Explicitly, the stereographic projections are given by $$\sigma_+(x,y,z)=(\frac{x}{1+z},\frac{y}{1+z})\text{ and }\sigma_-(x,y,z)=(\frac{x}{1-z},\frac{y}{1-z})$$ for $(x,y,z)$ in the appropriate domains.

Consider specifically the point $e_1=(1,0,0)$, which is in the domains of both functions. An orientation of $T_{e_1}S^2\cong \langle e_2,e_3\rangle$ is an ordered basis with the property that concatenating with the outward-pointing normal vector $e_1$ gives a positively oriented basis for $\mathbb{R}^3$. (In this case it doesn't matter if the concatenation happens at the beginning or end, because they differ by an even number of transpositions.) The preferred orientation for $\mathbb{R}^3$ is $[e_1,e_2,e_3]$, so the orientation on $T_{e_1}S^2\cong \langle e_2,e_3\rangle$ is given by $[e_2,e_3]$.

Stereographic projection sends the standard great circle $S^{1}\subset S^2$ to the unit circle $S^{1}\subset\mathbb{R}^2=\langle e_1',e_2'\rangle$, and in particular $e_1$ is sent to $e_1'$. The tangent space $T_{e_1'}\mathbb{R}^2$ is naturally isomorphic to $\langle e_1',e_2'\rangle$, and the preferred orientation is $[e_1',e_2']$.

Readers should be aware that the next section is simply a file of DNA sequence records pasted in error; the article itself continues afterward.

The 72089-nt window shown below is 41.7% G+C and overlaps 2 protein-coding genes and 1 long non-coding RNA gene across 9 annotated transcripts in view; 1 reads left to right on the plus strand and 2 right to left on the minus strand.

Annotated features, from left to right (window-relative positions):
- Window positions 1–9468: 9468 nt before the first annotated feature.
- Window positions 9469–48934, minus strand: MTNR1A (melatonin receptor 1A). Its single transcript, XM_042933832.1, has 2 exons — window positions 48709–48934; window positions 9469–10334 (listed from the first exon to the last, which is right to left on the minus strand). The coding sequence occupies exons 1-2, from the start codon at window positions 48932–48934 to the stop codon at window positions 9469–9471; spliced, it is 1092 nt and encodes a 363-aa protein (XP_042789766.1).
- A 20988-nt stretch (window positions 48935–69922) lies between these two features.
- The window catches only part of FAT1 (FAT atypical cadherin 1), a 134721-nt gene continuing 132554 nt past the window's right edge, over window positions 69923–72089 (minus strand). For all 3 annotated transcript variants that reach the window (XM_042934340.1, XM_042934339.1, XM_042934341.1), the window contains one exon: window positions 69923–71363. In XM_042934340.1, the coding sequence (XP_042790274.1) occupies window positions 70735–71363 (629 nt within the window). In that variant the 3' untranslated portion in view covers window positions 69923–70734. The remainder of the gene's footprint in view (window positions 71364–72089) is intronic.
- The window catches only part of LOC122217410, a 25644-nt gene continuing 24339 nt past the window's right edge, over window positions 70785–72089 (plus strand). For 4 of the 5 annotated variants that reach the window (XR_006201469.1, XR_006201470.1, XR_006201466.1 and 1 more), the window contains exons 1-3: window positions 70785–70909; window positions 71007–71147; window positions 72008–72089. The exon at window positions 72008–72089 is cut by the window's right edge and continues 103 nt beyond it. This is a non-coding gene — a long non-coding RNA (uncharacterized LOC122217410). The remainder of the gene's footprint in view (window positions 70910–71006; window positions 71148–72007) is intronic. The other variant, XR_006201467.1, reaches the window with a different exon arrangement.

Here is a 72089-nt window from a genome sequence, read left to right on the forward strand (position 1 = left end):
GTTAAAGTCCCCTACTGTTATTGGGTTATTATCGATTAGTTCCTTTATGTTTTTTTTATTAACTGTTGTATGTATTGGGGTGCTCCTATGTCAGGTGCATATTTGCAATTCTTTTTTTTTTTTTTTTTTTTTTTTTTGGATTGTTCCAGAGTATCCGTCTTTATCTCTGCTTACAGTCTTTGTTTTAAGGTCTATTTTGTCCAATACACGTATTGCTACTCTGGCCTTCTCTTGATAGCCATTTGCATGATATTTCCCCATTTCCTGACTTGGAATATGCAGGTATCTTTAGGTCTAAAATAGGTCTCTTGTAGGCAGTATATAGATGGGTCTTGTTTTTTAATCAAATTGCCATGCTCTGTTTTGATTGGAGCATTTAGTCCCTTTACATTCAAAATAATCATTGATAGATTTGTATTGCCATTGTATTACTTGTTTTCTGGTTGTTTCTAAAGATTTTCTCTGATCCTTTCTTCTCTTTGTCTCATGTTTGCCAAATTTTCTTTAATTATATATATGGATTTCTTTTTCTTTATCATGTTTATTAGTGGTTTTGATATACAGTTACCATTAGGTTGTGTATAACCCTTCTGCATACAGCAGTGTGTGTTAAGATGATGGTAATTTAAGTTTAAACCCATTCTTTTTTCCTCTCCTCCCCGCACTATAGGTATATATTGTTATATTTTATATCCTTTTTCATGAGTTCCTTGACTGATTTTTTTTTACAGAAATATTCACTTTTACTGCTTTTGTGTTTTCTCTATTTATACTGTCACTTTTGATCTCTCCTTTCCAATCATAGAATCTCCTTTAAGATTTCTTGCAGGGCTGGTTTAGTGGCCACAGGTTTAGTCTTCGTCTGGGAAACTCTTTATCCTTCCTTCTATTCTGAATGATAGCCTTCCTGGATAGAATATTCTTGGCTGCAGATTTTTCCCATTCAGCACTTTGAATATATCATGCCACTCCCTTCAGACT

In order to compute the derivative of $\sigma_{\pm}$ at $e_1$, consider the two paths $$ \gamma_2(t)=(cos(t),sin(t),0)\text{ and }\gamma_3(t)=(cos(t),0,sin(t))$$ Then $\frac{d}{dt}\gamma_i(t)|_{t=0}=e_i$, i.e. the derivatives form a basis for the tangent space at $e_1$. Compute

$$\frac{d}{dt}\sigma_-\big(\gamma_2(t)\big)|_{t=0} = \frac{d}{dt}\big(cos(t),sin(t)\big)|_{t=0}=(0,1)=e_2'$$ and $$\frac{d}{dt}\sigma_-\big(\gamma_3(t)\big)|_{t=0} = \frac{d}{dt}\left(\frac{cos(t)}{1-sin(t)},0\right)|_{t=0}=(1,0)=e_1'$$ Hence the derivative of $\sigma_-$ at $e_1$ takes the positively oriented basis $[e_2,e_3]$ to $[e_2',e_1']=-[e_1', e_2']$, and so $\sigma_-$ reverses orientation at $e_1$. That it reverses orientation at all points in its domain should follow from continuity of $\sigma_-$ and connectedness of its domain.

Similarly, one computes that the derivative of $\sigma_+$ at $e_1$ takes the basis $[e_2,e_3]$ to $[e_2',-e_1']=[e_1’,e_2’]$, and so it preserves orientation.

A similar computation also works in higher dimensions, but I wrote out the case of $S^2$ because it still illustrates the key idea and computation. For $S^{2n+1}$ one needs to be careful about defining an oriented basis for a tangent space, because moving a normal vector from the end of an ordered basis to the beginning is an odd permutation; however, if the convention is that the normal vector is added at the end, then again we should have $\sigma_-$ orientation reversing and $\sigma_+$ orientation preserving.